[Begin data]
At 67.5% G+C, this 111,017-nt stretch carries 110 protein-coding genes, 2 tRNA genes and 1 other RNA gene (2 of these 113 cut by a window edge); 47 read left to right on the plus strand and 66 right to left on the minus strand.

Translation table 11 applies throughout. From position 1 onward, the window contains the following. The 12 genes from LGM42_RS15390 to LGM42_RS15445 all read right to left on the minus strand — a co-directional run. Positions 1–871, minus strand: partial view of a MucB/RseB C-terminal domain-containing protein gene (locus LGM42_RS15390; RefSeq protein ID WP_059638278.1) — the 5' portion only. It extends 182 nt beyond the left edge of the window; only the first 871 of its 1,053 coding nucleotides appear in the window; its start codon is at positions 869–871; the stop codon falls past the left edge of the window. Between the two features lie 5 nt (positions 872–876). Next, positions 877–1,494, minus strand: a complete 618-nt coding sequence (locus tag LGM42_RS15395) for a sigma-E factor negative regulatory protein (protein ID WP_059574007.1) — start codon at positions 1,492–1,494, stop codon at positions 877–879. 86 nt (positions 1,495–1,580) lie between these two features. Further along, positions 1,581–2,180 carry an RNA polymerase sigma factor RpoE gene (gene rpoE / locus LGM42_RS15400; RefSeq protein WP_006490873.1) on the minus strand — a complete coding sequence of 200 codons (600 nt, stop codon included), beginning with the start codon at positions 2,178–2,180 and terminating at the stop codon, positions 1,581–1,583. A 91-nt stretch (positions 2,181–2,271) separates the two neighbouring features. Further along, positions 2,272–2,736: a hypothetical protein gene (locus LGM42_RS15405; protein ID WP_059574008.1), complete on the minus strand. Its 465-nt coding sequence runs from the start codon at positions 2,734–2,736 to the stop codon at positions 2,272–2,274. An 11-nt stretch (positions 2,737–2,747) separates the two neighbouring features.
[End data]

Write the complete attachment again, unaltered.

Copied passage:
At 67.5% G+C, this 111,017-nt stretch carries 110 protein-coding genes, 2 tRNA genes and 1 other RNA gene (2 of these 113 cut by a window edge); 47 read left to right on the plus strand and 66 right to left on the minus strand.

Translation table 11 applies throughout. From position 1 onward, the window contains the following. The 12 genes from LGM42_RS15390 to LGM42_RS15445 all read right to left on the minus strand — a co-directional run. Positions 1–871, minus strand: partial view of a MucB/RseB C-terminal domain-containing protein gene (locus LGM42_RS15390; RefSeq protein ID WP_059638278.1) — the 5' portion only. It extends 182 nt beyond the left edge of the window; only the first 871 of its 1,053 coding nucleotides appear in the window; its start codon is at positions 869–871; the stop codon falls past the left edge of the window. Between the two features lie 5 nt (positions 872–876). Next, positions 877–1,494, minus strand: a complete 618-nt coding sequence (locus tag LGM42_RS15395) for a sigma-E factor negative regulatory protein (protein ID WP_059574007.1) — start codon at positions 1,492–1,494, stop codon at positions 877–879. 86 nt (positions 1,495–1,580) lie between these two features. Further along, positions 1,581–2,180 carry an RNA polymerase sigma factor RpoE gene (gene rpoE / locus LGM42_RS15400; RefSeq protein WP_006490873.1) on the minus strand — a complete coding sequence of 200 codons (600 nt, stop codon included), beginning with the start codon at positions 2,178–2,180 and terminating at the stop codon, positions 1,581–1,583. A 91-nt stretch (positions 2,181–2,271) separates the two neighbouring features. Further along, positions 2,272–2,736: a hypothetical protein gene (locus LGM42_RS15405; protein ID WP_059574008.1), complete on the minus strand. Its 465-nt coding sequence runs from the start codon at positions 2,734–2,736 to the stop codon at positions 2,272–2,274. An 11-nt stretch (positions 2,737–2,747) separates the two neighbouring features.